The first day of my three-day adventure in Tottori started with taking the airplane from the domestic terminal of Haneda airport in Tokyo and arriving at the Tottori prefecture's Conan airport.
Once I got off the plane I was greeted by the prefecture's tourism administrator as well as his second in command and our guide and translator. They were all very kind and ushered me to the nearby bus which will take me from the airport to Tottori station where they have the International Tourism Support office.
The people working there are super helpful and they can speak English so they can give you advice on what to see and you can also rent a local taxi which costs 1,000 yen per person for a total of 3 hours. This means the taxi will wait for you wherever you go up to the total time, it only took a few minutes for it to arrive and I hopped in and went to visit the famous Tottori Uradome coast. The area is famous for its bright and blue ocean water, similar to Okinawa's ocean waters and it also has some fantastic beaches and small islands.
The boat cruise was about half an hour long and you can also purchase snacks before you embark so you can feed the hungry seagulls that will chase the boat. The views are mesmerizing especially the famous coast cliffs and the amazing sapphire water. After coming back to the shore I was invited to the ice cream store located in the same building as the cruise center and from where I was able to taste squid ink ice cream for the first time in my life. It is definitely something to behold and the taste will surprise you. After being satiated with ice cream I hopped on the taxi again and headed to the famous sand dunes.
They are indeed a sight to behold, stretching for about 16 kilometers and reaching about 47 meters at the highest point from the ocean they make you feel that you are not in Japan anymore. It is incredible to see the fine sand accumulated for thousands of years and also how close it is to the sparkling ocean waters. The dunes are more than just a scenic spot, you can have a camel ride, or enjoy paragliding and even sandboarding. They are also home to some special plants and flowers, as well as showcase some black sand also known as volcanic ash from a nearby mountain.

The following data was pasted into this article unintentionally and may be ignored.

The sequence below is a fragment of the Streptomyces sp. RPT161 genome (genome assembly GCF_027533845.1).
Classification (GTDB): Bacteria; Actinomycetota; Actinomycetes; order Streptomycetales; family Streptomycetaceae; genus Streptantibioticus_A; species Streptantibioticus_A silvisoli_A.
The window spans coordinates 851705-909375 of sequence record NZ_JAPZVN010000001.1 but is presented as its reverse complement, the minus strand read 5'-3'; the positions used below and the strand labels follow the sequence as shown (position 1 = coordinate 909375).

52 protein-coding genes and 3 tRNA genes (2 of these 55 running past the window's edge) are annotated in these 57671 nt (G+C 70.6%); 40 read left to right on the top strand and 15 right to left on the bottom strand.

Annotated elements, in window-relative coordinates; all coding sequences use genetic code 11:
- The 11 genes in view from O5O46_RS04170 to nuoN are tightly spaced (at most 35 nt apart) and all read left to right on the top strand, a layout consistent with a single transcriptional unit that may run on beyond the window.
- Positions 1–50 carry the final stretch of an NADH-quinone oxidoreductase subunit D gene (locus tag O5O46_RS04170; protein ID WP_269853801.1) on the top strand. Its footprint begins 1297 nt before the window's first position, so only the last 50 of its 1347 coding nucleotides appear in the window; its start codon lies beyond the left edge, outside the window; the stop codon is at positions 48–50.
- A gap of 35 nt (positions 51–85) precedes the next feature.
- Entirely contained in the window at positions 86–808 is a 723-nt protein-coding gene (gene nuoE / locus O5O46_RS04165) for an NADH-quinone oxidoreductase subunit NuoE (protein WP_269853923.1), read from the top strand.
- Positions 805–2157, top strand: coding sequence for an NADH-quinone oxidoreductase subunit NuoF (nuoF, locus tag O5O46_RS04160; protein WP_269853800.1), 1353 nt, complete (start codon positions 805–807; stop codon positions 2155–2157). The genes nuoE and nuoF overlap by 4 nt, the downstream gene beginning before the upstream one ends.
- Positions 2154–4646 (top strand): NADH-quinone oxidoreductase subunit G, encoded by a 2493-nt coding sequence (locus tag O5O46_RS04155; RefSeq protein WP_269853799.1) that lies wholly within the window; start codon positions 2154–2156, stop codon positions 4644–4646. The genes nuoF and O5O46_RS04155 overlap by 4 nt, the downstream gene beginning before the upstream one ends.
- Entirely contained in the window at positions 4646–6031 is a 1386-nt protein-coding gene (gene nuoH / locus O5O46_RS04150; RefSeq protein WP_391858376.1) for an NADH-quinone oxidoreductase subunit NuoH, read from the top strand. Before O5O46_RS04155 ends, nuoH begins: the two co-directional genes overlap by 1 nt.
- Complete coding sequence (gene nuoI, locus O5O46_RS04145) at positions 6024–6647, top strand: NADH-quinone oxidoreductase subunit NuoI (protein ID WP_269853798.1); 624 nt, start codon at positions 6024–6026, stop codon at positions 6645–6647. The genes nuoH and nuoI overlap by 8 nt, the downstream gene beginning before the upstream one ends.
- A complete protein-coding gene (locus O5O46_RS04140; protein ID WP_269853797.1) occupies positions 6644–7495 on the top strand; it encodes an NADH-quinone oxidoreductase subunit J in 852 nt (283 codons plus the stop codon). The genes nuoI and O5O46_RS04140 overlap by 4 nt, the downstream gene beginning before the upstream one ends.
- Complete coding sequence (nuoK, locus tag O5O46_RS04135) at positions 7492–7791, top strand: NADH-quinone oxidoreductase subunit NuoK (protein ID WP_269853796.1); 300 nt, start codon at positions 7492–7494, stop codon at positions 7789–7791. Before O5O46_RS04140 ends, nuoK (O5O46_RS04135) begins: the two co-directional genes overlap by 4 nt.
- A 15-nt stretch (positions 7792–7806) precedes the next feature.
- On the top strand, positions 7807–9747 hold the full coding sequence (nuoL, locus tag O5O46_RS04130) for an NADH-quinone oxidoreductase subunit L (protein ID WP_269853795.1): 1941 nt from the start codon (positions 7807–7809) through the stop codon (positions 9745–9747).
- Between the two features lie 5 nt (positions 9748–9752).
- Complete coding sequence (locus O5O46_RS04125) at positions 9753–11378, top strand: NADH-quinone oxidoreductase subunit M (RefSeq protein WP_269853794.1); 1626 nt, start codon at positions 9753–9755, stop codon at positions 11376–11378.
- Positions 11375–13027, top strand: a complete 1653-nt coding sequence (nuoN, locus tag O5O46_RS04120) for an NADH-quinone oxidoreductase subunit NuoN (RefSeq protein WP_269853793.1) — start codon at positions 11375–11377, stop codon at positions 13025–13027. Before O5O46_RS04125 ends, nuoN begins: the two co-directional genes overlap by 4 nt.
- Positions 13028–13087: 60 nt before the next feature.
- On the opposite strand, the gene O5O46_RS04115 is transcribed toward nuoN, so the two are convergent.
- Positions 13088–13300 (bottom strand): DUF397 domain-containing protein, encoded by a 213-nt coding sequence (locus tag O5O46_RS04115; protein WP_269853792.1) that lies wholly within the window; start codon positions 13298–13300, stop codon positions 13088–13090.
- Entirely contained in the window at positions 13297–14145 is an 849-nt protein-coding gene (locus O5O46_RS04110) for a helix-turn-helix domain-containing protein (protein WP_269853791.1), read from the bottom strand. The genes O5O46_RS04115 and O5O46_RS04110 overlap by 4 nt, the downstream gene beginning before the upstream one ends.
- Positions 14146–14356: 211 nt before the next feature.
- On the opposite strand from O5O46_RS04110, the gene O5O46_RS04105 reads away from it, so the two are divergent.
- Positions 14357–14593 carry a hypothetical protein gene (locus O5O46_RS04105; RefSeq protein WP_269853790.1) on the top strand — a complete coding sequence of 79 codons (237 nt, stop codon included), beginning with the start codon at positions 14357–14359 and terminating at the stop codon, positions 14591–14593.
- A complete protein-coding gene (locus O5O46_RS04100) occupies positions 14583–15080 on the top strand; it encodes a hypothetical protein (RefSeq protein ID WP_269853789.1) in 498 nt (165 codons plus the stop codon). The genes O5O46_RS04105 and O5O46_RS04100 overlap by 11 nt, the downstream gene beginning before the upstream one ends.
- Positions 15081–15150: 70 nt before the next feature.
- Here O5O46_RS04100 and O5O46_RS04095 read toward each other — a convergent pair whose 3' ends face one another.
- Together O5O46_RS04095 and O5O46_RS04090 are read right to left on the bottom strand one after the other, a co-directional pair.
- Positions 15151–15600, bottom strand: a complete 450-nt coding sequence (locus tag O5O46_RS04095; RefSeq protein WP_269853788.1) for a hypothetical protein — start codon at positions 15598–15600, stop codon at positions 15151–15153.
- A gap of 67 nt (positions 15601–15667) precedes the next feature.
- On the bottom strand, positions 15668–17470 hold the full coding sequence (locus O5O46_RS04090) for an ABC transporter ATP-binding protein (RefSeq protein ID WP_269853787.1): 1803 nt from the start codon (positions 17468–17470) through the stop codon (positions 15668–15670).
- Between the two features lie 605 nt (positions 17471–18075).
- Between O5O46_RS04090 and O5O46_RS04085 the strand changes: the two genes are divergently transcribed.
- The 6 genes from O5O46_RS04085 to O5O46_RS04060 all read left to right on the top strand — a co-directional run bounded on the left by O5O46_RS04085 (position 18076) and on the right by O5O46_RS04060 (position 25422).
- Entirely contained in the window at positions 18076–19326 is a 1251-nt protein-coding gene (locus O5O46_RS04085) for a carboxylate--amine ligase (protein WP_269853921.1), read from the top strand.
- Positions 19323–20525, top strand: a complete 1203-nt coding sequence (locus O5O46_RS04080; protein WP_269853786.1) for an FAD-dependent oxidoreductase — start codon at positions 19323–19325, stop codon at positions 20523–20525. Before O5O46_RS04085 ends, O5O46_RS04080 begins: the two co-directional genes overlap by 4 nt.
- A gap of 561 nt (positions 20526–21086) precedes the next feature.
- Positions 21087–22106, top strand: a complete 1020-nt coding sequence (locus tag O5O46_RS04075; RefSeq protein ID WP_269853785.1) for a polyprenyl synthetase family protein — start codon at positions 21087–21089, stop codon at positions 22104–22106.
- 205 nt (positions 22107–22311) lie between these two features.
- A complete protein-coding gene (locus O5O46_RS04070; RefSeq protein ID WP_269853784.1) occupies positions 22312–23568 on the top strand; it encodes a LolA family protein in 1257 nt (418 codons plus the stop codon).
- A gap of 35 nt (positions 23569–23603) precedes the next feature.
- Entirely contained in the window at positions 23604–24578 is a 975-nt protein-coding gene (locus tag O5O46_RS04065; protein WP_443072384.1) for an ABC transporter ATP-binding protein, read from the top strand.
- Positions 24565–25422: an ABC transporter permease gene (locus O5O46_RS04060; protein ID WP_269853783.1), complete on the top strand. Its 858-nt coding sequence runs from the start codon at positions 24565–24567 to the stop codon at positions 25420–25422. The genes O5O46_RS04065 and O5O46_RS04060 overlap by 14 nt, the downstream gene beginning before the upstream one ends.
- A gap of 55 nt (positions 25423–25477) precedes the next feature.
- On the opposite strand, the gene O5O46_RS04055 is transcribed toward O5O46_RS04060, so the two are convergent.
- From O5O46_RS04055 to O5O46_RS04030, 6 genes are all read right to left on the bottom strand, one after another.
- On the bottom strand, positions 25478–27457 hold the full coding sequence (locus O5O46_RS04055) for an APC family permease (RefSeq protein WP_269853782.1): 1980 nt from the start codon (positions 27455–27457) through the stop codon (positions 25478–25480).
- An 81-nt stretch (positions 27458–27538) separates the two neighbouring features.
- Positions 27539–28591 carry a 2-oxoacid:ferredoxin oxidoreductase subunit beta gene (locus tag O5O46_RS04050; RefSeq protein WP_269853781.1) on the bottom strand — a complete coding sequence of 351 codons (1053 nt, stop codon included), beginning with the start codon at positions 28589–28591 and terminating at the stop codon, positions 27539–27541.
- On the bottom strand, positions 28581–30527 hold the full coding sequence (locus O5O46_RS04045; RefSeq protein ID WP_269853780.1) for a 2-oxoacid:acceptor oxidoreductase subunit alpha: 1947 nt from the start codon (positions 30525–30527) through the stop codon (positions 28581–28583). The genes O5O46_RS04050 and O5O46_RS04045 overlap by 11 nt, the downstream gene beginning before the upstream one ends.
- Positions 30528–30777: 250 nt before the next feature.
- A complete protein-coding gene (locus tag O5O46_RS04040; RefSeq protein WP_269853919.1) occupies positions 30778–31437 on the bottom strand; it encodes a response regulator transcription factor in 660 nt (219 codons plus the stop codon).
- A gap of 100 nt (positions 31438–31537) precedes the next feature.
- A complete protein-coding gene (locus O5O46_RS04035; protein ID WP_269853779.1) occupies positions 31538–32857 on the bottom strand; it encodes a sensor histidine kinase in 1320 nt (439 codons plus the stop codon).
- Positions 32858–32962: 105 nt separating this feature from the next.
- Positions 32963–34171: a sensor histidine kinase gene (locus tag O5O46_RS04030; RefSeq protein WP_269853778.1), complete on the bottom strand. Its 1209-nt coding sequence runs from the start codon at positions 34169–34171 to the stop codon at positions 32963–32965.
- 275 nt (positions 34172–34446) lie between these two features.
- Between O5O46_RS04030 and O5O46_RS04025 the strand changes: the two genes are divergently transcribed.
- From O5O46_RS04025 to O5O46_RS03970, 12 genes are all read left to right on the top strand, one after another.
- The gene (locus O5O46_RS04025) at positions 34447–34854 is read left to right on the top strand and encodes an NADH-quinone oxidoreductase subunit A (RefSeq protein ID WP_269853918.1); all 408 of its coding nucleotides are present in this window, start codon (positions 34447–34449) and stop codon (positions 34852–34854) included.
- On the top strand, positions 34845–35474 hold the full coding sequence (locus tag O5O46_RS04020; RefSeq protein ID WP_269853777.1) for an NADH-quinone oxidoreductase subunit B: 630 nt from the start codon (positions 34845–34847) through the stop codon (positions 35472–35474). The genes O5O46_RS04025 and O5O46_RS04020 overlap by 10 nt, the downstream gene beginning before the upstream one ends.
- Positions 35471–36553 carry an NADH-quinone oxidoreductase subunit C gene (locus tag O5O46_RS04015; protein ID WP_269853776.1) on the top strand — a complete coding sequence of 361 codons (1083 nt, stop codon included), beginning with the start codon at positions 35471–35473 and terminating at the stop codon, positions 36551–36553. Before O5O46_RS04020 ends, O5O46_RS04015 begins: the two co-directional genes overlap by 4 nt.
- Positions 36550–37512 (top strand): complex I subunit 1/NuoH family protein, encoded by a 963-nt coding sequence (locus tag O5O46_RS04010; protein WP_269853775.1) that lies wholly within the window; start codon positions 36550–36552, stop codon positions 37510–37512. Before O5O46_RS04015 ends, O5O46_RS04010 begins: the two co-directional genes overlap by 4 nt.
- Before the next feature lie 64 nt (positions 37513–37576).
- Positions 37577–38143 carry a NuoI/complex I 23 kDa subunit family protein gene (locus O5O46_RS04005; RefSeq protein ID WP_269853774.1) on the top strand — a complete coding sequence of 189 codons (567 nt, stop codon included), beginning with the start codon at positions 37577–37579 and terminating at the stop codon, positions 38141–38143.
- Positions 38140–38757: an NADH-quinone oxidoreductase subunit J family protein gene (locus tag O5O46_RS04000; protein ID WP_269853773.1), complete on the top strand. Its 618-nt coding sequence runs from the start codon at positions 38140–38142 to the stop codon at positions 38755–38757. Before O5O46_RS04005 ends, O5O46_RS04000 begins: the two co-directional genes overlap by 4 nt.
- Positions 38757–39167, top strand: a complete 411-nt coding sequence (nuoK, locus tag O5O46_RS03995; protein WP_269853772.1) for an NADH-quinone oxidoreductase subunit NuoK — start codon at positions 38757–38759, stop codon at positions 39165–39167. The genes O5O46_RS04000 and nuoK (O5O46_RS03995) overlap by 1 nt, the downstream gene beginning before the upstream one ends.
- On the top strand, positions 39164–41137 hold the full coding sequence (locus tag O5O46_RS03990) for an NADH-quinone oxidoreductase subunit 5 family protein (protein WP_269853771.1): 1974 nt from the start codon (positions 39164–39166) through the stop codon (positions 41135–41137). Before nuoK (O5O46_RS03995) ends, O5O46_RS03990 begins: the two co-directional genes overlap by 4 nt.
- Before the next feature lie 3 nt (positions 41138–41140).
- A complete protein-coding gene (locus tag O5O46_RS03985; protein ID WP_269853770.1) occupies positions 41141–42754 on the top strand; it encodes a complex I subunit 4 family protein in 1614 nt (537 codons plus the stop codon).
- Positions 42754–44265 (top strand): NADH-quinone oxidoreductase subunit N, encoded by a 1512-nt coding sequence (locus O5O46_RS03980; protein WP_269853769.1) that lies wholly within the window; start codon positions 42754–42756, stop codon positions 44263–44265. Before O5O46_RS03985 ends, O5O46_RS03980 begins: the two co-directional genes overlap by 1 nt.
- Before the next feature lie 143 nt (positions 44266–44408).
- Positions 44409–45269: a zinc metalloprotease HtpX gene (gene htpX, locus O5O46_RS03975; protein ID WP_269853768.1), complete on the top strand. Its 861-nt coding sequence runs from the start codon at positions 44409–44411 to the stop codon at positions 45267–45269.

Just a hop skip and jump away from them is the famous sand sculpture museum which showcases the work of more than twenty international artists which together created magnificent pieces of art using the local sand. The theme for this year was South America and the artists were very detailed with their sculptures from the face of Jesus of Rio de Janeiro fame to other various pieces of history that came alive in sand. Outside the museum is where the souvenir shop is located and you can take a piece or more of the sand dunes with you home inside various containers. After having a look around the main floor and the upstairs view of the museum I took the provided prefecture car along with my guides to go towards the traditional ryokan hotel.
On the way there we drove along the Hakuto coast and stopped to visit the Hakuto shrine dedicated to the legend of the white rabbit that helped people find love. The legend is quite old and so in this area there is a shrine, a set of statues as well as many miniature rabbit sculptures made of stone. The view is incredible at sunset and you can feel there is something magical about this place. Once the sun set we continued our drive towards the ryokan to rest after a long and eventful first day in Tottori, please check out my next article in this series to see what adventures await me on the second day.
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I was born in Bucharest, Romania and after a brief stay in London, England I settled and lived in Toronto, Canada for 20 years. I moved to Tokyo in late 2013 and have lived here ever since. I enjoy exploring the city with my camera as well as going to many special events that Tokyo has to offer every year. There are so many incredible things and places to see in this country and they all need to be enjoyed and documented as well as shared with the world.